NASA switches Hubble to backup hardware in last-ditch effort to get it back online

Cal Jeffrey

Posts: 3,158   +872
Staff member
In brief: On Friday, NASA announced that it has finally restored the Hubble Space Telescope (HST) to semi-operational status. The news comes after the craft spent over a month in safe mode. The telescope is running on its backup payload computer and will resume normal operations once NASA has the rest of its systems back online.

Last month, on June 13, the HST's main payload computer went down, and NASA engineers could not get it to reboot past safe mode. Technicians thought the problem might have something to do with the 31-year-old orbiting telescope's memory module. However, it turned out to be the power control unit (PCU).

The HST's PSU supplies five volts of electricity to the system. If the power fluctuates or fails, the telescope pauses operations until consistent power is restored. NASA made several attempts to reboot the PSU without success. So the team switched to the backup payload computer as a last resort, since it is a very "complex and risky" process.

The initialization of the backup was a success, and NASA engineers will spend the rest of the day rebooting the HST's other equipment. Once everything is running in a stable state, the telescope will resume normal scientific operations. Running on backup hardware should not pose a significant problem as the observatory is nearing the end of its life anyway.

Its duties will soon be mostly taken over by the much more powerful, albeit delay-plagued James Webb Space Telescope (JWST), scheduled to launch on October 31 this year, barring any other setbacks. The two will operate in tandem for a while until the HST fails or NASA decides to retire it.

Permalink to story.

 

terzaerian

Posts: 987   +1,430
Call me conspiratorial but it seems a bit spooky to me that Arecibo failed in December of last year and now less than a year later Hubble gets knocked out
 

VitalyT

Posts: 5,937   +6,192
Call me conspiratorial but it seems a bit spooky to me that Arecibo failed in December of last year and now less than a year later Hubble gets knocked out
That's what happens when everyone starts working from home because of the Covid. You cannot say for sure that half the team wasn't drunk half the time.
 

Lew Zealand

Posts: 1,946   +2,250
TechSpot Elite
Call me conspiratorial but it seems a bit spooky to me that Arecibo failed in December of last year and now less than a year later Hubble gets knocked out

Everything needs to be serviced from time to time and neither of those had been for a long time, especially Arecibo which had been heavily damaged by a hurricane. Precision instruments don't stay precision without at least a little TLC.
 

captaincranky

Posts: 17,378   +6,129
Call me conspiratorial but it seems a bit spooky to me that Arecibo failed in December of last year and now less than a year later Hubble gets knocked out
Well sh!t yeah. It's those nasty little flying things flitting around that the government can't explain, that are here to break things pertaining to space exploration.

The chances are they already know what humanity is about, and want no parts of it, or us knowing they're out there.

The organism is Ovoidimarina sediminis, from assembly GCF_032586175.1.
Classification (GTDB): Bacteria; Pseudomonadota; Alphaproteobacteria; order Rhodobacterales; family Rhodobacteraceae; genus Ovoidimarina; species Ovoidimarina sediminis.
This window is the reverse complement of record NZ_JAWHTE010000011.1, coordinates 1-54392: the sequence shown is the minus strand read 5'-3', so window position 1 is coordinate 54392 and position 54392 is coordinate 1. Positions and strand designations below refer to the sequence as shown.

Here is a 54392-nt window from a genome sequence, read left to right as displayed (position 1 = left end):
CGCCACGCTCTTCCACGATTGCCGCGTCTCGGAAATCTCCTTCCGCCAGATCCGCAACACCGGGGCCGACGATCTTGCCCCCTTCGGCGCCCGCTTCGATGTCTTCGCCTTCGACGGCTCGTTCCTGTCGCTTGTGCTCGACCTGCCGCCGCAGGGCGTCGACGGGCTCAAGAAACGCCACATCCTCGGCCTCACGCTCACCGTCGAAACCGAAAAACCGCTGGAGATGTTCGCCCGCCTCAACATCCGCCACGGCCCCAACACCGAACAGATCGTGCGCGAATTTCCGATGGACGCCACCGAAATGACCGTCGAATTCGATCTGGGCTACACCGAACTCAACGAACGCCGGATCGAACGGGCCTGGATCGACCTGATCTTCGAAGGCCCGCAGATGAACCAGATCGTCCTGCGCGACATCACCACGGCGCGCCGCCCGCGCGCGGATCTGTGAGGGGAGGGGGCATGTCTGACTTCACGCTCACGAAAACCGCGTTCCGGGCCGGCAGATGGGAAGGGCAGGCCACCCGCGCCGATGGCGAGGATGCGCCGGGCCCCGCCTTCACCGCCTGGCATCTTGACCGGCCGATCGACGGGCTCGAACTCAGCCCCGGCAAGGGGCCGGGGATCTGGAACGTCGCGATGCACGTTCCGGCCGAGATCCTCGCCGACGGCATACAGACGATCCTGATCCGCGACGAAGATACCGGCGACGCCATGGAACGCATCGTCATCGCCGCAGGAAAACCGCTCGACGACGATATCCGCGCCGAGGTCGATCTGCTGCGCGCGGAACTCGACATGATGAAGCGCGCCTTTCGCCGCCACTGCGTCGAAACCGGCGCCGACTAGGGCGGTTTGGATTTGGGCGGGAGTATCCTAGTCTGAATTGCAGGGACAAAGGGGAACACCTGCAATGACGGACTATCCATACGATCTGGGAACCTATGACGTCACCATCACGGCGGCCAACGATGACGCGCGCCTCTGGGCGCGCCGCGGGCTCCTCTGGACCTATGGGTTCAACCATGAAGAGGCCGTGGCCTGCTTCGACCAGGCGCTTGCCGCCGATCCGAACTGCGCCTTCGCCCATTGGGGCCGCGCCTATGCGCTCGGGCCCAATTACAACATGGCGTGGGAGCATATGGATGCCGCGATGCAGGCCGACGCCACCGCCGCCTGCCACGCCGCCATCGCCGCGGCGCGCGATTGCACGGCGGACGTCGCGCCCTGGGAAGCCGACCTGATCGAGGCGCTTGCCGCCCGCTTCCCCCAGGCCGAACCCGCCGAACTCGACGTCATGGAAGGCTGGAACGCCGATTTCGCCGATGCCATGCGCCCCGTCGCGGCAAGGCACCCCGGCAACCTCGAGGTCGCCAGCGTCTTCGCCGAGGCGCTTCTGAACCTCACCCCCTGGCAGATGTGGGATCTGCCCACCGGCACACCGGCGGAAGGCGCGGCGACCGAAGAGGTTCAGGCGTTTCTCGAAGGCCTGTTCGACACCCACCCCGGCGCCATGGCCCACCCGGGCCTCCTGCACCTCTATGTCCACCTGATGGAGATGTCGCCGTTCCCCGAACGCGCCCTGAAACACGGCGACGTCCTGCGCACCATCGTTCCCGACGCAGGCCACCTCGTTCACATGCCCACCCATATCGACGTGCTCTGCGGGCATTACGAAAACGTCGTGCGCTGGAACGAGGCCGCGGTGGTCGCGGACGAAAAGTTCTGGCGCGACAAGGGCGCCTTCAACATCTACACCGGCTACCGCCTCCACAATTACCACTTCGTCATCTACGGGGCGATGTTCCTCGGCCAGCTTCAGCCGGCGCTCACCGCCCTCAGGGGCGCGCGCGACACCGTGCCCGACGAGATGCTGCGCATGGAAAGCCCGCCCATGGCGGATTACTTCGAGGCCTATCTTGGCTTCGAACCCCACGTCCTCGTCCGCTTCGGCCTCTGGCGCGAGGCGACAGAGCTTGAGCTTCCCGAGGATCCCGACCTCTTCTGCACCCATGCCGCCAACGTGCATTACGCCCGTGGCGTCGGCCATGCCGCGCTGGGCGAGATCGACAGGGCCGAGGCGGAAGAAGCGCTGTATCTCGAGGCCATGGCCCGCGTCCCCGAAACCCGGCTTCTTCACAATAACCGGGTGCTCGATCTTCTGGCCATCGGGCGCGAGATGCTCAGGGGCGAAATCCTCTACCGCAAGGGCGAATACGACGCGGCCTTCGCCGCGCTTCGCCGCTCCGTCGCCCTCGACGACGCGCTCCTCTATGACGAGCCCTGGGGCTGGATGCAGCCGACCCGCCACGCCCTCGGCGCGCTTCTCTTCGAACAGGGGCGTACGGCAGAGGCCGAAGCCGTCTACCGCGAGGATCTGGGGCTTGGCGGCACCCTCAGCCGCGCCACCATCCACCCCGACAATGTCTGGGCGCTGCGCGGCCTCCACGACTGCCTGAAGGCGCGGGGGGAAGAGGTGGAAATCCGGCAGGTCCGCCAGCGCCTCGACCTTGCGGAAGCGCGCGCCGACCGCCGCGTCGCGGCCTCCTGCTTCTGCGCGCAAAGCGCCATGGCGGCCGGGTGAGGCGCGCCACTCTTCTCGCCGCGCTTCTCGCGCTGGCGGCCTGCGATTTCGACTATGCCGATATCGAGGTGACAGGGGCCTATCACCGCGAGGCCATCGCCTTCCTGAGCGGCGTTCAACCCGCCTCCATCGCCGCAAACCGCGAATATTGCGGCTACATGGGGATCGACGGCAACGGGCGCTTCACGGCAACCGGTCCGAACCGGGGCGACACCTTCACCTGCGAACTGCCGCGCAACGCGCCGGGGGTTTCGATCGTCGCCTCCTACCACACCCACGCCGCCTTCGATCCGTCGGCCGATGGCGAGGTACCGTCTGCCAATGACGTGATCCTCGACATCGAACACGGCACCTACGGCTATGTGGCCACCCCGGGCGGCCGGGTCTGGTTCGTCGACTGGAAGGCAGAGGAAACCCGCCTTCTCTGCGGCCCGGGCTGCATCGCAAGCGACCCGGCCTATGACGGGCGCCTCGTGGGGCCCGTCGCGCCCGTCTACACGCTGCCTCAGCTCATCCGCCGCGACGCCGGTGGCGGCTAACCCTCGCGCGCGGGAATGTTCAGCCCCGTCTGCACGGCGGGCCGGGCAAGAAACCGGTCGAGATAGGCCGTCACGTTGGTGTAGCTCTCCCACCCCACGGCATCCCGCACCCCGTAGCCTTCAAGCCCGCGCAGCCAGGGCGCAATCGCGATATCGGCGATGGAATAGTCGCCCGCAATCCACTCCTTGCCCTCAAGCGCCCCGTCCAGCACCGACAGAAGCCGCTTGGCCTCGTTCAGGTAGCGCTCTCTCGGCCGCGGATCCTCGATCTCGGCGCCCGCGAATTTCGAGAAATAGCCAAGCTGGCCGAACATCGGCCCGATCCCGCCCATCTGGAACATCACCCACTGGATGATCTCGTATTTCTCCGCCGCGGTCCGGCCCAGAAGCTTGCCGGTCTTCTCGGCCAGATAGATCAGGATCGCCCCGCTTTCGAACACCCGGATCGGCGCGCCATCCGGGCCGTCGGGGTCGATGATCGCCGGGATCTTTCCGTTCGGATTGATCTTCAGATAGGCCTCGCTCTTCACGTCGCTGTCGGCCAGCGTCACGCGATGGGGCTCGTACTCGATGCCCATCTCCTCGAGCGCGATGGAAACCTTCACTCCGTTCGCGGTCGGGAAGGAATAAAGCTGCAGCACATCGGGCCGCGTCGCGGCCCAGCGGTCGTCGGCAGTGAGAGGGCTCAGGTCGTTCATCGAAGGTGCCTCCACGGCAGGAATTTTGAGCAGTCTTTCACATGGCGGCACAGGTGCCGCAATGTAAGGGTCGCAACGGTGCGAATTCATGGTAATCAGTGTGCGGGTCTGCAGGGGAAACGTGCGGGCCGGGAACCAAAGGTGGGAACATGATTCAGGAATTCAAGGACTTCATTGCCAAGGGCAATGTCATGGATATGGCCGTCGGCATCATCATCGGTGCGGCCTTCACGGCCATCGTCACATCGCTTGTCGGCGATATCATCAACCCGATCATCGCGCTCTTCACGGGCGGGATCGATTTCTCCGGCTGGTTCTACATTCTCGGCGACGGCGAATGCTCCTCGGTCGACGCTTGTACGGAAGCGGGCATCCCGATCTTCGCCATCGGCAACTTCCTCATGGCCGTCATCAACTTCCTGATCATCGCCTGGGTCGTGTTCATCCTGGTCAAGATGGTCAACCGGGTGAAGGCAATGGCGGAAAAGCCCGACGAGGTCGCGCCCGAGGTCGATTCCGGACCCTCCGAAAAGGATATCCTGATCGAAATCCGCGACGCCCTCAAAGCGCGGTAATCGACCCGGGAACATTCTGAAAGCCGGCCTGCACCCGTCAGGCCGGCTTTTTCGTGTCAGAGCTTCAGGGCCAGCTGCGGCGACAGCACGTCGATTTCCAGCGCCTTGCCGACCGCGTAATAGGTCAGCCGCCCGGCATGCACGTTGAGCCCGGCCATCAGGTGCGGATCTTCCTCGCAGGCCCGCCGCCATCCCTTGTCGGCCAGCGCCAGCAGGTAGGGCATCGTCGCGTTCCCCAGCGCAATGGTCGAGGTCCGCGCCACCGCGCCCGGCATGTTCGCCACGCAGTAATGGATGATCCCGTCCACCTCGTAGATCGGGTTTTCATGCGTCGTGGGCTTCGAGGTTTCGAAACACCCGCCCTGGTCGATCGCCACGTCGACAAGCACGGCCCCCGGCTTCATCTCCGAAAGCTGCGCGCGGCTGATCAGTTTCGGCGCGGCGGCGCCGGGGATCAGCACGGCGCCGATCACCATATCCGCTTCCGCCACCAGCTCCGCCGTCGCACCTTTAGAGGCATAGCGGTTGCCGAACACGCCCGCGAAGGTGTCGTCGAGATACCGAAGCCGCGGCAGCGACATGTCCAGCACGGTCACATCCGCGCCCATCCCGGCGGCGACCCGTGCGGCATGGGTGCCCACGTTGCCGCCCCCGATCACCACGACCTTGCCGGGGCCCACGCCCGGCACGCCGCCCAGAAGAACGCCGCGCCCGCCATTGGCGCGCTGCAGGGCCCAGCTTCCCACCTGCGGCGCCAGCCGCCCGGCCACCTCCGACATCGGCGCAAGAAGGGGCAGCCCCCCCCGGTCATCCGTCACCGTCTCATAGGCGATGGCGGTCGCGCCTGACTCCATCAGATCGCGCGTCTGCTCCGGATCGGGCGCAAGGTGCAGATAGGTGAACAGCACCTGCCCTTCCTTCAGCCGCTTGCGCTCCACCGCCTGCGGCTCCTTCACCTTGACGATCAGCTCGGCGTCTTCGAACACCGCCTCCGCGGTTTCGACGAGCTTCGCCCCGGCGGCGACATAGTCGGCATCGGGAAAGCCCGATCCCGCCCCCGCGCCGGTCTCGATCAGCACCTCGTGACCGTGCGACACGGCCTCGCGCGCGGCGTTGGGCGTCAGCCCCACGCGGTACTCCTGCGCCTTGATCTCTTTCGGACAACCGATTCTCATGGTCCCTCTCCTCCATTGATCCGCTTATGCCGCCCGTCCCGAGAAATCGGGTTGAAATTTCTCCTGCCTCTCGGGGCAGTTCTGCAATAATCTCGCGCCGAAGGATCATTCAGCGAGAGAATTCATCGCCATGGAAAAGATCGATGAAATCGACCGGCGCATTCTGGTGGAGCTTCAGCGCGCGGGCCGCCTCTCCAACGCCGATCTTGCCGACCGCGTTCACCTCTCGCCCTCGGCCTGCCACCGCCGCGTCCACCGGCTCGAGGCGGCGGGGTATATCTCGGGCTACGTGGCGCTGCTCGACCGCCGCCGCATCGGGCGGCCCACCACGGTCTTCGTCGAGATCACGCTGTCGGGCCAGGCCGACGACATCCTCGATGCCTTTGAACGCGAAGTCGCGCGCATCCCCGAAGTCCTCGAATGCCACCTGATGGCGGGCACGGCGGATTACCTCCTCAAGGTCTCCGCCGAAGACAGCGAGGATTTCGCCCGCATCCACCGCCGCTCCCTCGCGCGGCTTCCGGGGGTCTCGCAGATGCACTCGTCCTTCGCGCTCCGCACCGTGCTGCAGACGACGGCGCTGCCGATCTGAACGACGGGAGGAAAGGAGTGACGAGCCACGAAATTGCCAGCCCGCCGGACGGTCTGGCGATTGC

wiyosaya

Posts: 6,519   +4,906
Call me conspiratorial but it seems a bit spooky to me that Arecibo failed in December of last year and now less than a year later Hubble gets knocked out
No conspiracy needed to explain either of these events. NASA knew that Hubble would have a limited life after the last Hubble service mission in 2009, and that the clock started ticking on that life after that. NASA lost the capability to service Hubble when the Shuttle was canned in favor of other means of transportation to space - which is mostly in the hands of the private sector such as companies like SpaceX ATM.

Given JWST is getting closer to launch, JWST will be Hubble's replacement - although JWST is designed to operate in the infrared region of the EM spectrum unlike Hubble which primarily focuses on the Visible portion of the EM spectrum. Therefore, JWST and Hubble do not cover the same portions of the EM spectrum. JWST will, however, be able to see more in some respects.

There is probably no NASA budget room to service Hubble, though one might argue that the cost, to someone like Musky, would be pocket change. I would be surprised if he were willing to pay for such a mission, and you can bet that there would be all kinds of complaints if NASA decided to service it at this point given what has been spent on JWST.

Arecibo also requires maintenance as @Lew Zealand said, and it, too, has lately received no TLC.
 

wiyosaya

Posts: 6,519   +4,906
Hubble to my mind is a legendary piece of machinery. 31 years operating in space and 12 years since its last service is no mean feat for such a precision instrument.
OK, reality check. The Hubble telescope was projected, (and expected), to endure for fifteen years. It's approaching thirty. I guess you could say it's well out of warranty. Nonetheless, it's been a superlative case of, "the gift that keeps on giving".
Absolutely. Just like the Mars rover Curiosity, about which there is an interesting story here - https://www.msn.com/en-gb/news/tech...y-have-been-erased/ar-AAMgwKG?ocid=uxbndlbing
 

captaincranky

Posts: 17,378   +6,129
There is probably no NASA budget room to service Hubble, though one might argue that the cost, to someone like Musky, would be pocket change
Maybe Ms. Hubble is just in need of some companionship. Jeff Bezos is filthy rich and now single.

Maybe his rocket could woo the old gal back to life

58bef7718618b2c8008b4597